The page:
iMac 24" Border

In this context, it is interesting to note that the iPad Air and iPad Pro only come with black borders, while the iPad and iPad mini do have the option of white borders. We do not know what logic Apple has followed.

The black border was likely necessary when Apple introduced the all-screen design of the iPad Pro and Air. But it could also be that Apple recognized that a black border worked better on a device that you may use to view photos and watch movies.

Is it possible that Apple believes that the type of person who will use the 24” iMac will work in apps with white backgrounds like spreadsheets or word processors? This theory would be proven if, when Apple updates the larger iMac, it does so with black borders. We think black borders are best for creative professionals. We really expect to see black edges on the successor to the 27” iMac.

If you don’t like the redesigned iMac, you can find a discount for discontinued 21.5″ iMacs in our selection of best Mac deals. Alternatively, the 27″ iMac might suit you better. The old design, which you can see in this image, had black edges and a silver “chin” with a black Apple logo.

Old iMac

The absent logo

Not present on the front of the 24” iMac is the Apple logo that used to be in the center of the so-called “chin” at the bottom of the screen. Although the design is still recognizable as an iMac, the absence of the Apple logo may stop people from recognizing that it is an iMac (and Mac users often want people to know that they are Mac users).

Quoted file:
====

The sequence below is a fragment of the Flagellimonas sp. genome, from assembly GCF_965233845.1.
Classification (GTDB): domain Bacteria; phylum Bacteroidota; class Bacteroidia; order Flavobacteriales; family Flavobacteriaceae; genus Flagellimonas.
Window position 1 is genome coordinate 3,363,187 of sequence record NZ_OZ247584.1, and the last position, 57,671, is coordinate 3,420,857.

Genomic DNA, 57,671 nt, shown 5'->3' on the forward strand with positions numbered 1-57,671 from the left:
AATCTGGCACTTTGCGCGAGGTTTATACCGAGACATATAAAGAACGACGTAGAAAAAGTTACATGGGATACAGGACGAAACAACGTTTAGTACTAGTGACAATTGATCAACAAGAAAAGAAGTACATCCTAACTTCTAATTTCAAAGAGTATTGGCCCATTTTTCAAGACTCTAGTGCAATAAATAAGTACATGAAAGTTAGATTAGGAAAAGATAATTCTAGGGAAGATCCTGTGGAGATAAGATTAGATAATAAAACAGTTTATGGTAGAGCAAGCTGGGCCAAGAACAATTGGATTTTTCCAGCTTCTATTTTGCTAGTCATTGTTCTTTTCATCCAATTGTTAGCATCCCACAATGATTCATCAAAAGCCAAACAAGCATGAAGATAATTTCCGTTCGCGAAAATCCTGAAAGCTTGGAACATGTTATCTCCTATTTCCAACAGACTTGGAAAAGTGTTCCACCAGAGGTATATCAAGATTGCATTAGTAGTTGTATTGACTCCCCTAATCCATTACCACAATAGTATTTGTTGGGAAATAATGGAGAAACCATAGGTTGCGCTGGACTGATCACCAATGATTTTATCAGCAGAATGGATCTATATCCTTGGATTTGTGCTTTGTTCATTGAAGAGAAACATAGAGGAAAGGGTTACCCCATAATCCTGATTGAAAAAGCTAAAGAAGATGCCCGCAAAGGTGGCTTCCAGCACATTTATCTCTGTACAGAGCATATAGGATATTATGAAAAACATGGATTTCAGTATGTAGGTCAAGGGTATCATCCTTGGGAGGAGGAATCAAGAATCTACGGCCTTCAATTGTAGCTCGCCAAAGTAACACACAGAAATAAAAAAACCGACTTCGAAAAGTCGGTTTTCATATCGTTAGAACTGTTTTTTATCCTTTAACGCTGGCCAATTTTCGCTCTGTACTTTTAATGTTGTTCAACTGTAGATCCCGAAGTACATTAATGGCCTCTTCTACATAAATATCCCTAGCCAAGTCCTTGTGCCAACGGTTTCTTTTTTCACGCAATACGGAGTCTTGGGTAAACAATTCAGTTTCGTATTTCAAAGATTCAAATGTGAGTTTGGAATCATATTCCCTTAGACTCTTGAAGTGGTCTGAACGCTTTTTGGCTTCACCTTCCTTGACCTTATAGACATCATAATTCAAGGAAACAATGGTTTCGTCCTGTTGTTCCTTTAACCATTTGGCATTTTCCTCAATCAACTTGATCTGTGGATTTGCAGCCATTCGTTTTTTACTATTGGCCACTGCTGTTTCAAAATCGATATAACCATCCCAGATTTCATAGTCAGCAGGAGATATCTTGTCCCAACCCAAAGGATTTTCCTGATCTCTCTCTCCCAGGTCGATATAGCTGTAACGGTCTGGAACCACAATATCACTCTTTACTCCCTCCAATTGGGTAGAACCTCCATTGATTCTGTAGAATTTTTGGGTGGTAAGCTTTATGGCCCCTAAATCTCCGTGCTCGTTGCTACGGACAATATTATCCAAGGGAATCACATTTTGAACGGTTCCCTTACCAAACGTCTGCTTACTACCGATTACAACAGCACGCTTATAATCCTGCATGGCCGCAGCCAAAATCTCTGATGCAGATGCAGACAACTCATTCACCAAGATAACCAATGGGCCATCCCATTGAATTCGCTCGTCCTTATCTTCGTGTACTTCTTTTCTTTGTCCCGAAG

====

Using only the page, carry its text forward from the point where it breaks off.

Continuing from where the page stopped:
There is, at the very least, an Apple logo hidden on the back of the screen. Apple seems to think that people will see your iMac from behind, but that’s only true at office lobbies and certainly not many are open right now.

It is no more ergonomic

I’ve long been asking Apple to redesign the iMac. One of my main complaints about the design was that its screen was not very ergonomic.

I used to have my iMac at the office perched on top of several books to raise it to eye level, and I don’t think that was unusual. Unfortunately, it doesn’t seem like Apple has done much to fix this problem with the new iMac.

It’s not really 24”

What Apple has fixed with the redesign of the new iMac is to have a larger screen in a case of similar size. By reducing the bezels, the company has been able to fit a somewhat larger screen.

Apple ensures that the new screen is 24″. The size of a screen is always measured diagonally in inches. I was very disappointed to learn that the so-called 24″ screen is not 24″. The company admits in the footnotes that it is 23.5” measured diagonally.

iMac 24" Display

We could overlook it if it weren’t for the fact that the previous iMac was 21.5″ diagonally and Apple didn’t call it the 22″ iMac. I don’t understand why Apple is lying now and I feel cheated by Apple.

These are totally subjective points. I hope that the design of the new iMac ends up liking me and that the iMac does well in sales and shows that Apple knows what it’s doing in terms of design now that Jony Ive is gone.